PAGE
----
ReMine neglects the fact that there are only 23 pairs of human chromosomes. Thus, when there are any favorable genes on the same chromosome, their substitution cost would only have to be paid one time for the chromosome as a whole, not one time for each favorable gene. This alone could falsify ReMine's whole argument if many genes are approaching fixation on a few chromosomes. 
Again, ReMine's book correctly addresses this. If Williams had read it he would have been reminded of Mendelian genetics, recombination and crossover, and that humans reproduce sexually, not asexually. Diploid offspring do not inherit completely intact chromosomes from their parents. Does Williams submit that Haldane, a distinguished evolutionist, also “neglected the fact that there are only 23 pairs of human chromosomes”?

ReMine ignores the possibility of gene hitchhiking - the concept that even though some mutations are neutral, they will be carried to fixation because they are physically close to a gene that is beneficial. ReMine does not ignore this possibility, he discusses it in the book Williams pretended to read4. ReMine also cites Haldane as addressing this possibility and that Haldane also dismissed it as very negligible5.

For linkage to pay the cost of two for the price of one, the following must occur:

a) The neutral mutation must occur about the same time as the beneficial mutation it is linked to. If it occurs say 50% into the fixation cycle of the beneficial mutation, it can’t just magically appear on all the other chromosomes in the population. It has to begin its own payment cycle when it first appears. All those without the mutation, which would be the entire population plus all descendants without the mutation, must eventually be removed.

b) the two would have to remain very tightly coupled through at least half the fixation process to give the neutral mutation an even chance to reach fixation6.

c) gene hitchhiking is very rarely found in sexually reproducing populations7.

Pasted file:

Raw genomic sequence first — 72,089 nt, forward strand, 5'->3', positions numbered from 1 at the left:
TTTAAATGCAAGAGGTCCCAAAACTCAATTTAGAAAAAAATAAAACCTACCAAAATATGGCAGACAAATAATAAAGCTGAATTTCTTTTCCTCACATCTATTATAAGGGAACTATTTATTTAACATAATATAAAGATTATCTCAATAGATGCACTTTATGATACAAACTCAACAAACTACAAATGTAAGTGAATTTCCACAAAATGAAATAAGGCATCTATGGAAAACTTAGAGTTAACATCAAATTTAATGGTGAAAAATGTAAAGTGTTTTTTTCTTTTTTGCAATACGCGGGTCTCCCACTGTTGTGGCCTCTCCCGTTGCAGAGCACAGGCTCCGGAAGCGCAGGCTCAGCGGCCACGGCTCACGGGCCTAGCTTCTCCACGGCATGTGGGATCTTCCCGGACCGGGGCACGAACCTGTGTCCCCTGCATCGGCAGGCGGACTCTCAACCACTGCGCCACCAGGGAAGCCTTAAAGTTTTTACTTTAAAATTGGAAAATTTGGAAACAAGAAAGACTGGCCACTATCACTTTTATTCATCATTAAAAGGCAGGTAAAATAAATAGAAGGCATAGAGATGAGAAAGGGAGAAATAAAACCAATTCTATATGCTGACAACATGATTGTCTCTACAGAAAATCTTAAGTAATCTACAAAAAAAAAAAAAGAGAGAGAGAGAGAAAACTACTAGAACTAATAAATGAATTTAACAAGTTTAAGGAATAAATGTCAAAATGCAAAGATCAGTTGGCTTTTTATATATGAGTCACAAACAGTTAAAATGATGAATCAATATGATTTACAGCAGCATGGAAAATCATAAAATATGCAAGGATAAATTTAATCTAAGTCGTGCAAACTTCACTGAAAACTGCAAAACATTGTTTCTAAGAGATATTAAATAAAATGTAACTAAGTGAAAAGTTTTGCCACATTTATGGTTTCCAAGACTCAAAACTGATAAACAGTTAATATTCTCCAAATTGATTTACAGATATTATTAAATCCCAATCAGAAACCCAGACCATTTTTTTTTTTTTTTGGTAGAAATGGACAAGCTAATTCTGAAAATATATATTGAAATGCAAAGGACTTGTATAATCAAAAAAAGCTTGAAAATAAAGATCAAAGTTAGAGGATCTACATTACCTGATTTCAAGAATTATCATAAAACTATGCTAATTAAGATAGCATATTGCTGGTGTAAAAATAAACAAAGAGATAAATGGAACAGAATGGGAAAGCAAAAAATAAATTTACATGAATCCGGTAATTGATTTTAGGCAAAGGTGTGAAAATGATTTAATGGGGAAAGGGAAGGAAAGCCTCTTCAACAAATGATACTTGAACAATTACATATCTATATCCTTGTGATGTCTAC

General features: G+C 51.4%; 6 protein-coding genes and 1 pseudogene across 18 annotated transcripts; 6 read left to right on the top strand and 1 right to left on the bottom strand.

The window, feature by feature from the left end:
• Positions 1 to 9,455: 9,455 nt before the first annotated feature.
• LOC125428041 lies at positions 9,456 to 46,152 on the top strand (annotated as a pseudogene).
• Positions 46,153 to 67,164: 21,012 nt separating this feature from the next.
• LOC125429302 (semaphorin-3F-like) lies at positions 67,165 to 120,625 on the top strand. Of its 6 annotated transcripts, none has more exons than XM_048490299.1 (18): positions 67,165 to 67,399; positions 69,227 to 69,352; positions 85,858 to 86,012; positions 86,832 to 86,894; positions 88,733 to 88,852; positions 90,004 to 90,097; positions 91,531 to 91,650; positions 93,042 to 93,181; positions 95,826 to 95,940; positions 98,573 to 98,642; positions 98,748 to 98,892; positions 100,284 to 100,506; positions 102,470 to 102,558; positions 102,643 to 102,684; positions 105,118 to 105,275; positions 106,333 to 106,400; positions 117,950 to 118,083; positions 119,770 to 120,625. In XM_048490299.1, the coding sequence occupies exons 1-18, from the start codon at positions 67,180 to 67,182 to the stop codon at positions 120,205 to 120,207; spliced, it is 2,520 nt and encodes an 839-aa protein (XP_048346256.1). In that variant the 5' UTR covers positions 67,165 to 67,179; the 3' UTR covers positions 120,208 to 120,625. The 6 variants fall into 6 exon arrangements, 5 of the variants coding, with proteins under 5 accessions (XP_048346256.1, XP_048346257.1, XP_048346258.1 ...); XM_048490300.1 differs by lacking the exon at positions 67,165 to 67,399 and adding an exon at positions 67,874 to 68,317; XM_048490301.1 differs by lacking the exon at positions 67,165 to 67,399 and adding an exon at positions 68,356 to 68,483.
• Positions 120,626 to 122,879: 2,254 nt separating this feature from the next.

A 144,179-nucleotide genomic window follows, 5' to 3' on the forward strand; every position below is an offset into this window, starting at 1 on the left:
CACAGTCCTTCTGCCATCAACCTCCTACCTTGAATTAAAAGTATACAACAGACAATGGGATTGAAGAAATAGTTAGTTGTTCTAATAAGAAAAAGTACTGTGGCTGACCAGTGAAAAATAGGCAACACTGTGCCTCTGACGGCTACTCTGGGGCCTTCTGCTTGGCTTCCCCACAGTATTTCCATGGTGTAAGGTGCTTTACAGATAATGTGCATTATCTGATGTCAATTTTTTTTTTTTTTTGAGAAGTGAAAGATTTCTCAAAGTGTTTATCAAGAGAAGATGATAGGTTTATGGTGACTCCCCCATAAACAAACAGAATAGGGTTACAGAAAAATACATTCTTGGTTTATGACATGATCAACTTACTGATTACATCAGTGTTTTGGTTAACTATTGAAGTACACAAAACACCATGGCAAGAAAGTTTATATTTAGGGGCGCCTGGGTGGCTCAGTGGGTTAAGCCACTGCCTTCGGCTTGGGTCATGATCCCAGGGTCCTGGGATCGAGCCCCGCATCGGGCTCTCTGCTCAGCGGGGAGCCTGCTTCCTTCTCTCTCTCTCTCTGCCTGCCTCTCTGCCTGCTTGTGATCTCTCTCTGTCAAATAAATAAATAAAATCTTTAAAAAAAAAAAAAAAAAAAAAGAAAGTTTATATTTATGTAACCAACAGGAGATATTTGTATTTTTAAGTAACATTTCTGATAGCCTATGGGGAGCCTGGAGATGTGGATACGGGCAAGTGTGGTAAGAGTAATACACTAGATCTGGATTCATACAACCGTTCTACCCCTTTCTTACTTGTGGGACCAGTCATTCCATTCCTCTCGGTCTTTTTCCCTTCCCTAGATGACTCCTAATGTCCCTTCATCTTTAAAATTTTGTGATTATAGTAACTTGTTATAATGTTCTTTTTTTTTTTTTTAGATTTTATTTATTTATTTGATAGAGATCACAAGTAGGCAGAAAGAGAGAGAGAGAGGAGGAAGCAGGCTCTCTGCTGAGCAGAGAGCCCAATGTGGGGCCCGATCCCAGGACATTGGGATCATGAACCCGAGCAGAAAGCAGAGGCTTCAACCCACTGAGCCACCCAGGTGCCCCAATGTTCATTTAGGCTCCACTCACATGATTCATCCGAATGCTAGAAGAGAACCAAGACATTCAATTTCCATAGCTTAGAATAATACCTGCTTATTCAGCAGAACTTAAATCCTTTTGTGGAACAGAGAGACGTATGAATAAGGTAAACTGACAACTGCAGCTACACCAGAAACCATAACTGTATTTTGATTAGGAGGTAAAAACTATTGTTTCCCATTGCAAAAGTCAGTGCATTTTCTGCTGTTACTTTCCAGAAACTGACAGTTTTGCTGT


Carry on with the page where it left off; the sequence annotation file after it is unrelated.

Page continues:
I hope it is now quite apparent why linkage effects have negligible impact on cost evaluations.Finally, ReMine ignores the fact that due to non-point mutations (deletions and insertions due to non-equal crossing over), a single mutation can affect many more than one DNA base pair. In fact, what has to be by far and away the most common mutation is the change in DNA due to the alignment mismatch mutations in mini-satellites. These mutations can affect some multiple of between 5 and 15 base pairs and have been observed in as many as 1 in 6 human sperm!

This is a completely bogus argument for several reasons. First, the must common mutations are point mutations (base pair substitutions)8. Second, even when multiple mutations occur, the harmful ones will incur an immediate reproductive cost, and any remaining neutral or “beneficial” ones must still pay their own cost if they are to reach fixation!!!  Also, it appears  Williams again forgot that humans reproduce sexually, not asexually. If multiple mutations occur, they will be divided among the offspring, and only so many of these will reproduce on to the next generation. Hence only a handful will remain, only to face the same shredding machine the next generation. Because sex continually scrambles genes every generation, population geneticist Ronald Fisher (1930) estimated that a “beneficial” mutation will have at best only a 1 in 50 chance of ever reaching fixation in a population 9.

Haldane assumed that the cost of substitution had to be paid on top of the "natural" death rate! In other words, it didn't matter that 90% of a mammal's offspring died without reproducing - any death that resulted from the substitution of one gene for another had to be additional death that the animal would not "normally" have suffered. This is known as hard selection and we can now easily see why Haldane only allowed an excess fertility of 10% to go towards the cost of substitution. However, most Biologists today consider all or some selection to occur as soft selection. In this scenario, the cost of substitution is "paid" in the natural death rate of the animal. That is, a disproportionate number of the individuals that die without reproducing in any generation are the ones that have lower fitness due to their genes. The Biologist Bruce Wallace has been the champion of soft selection, and you can learn more about this topic in his book "Fifty Years of Genetic Load - An Odyssey".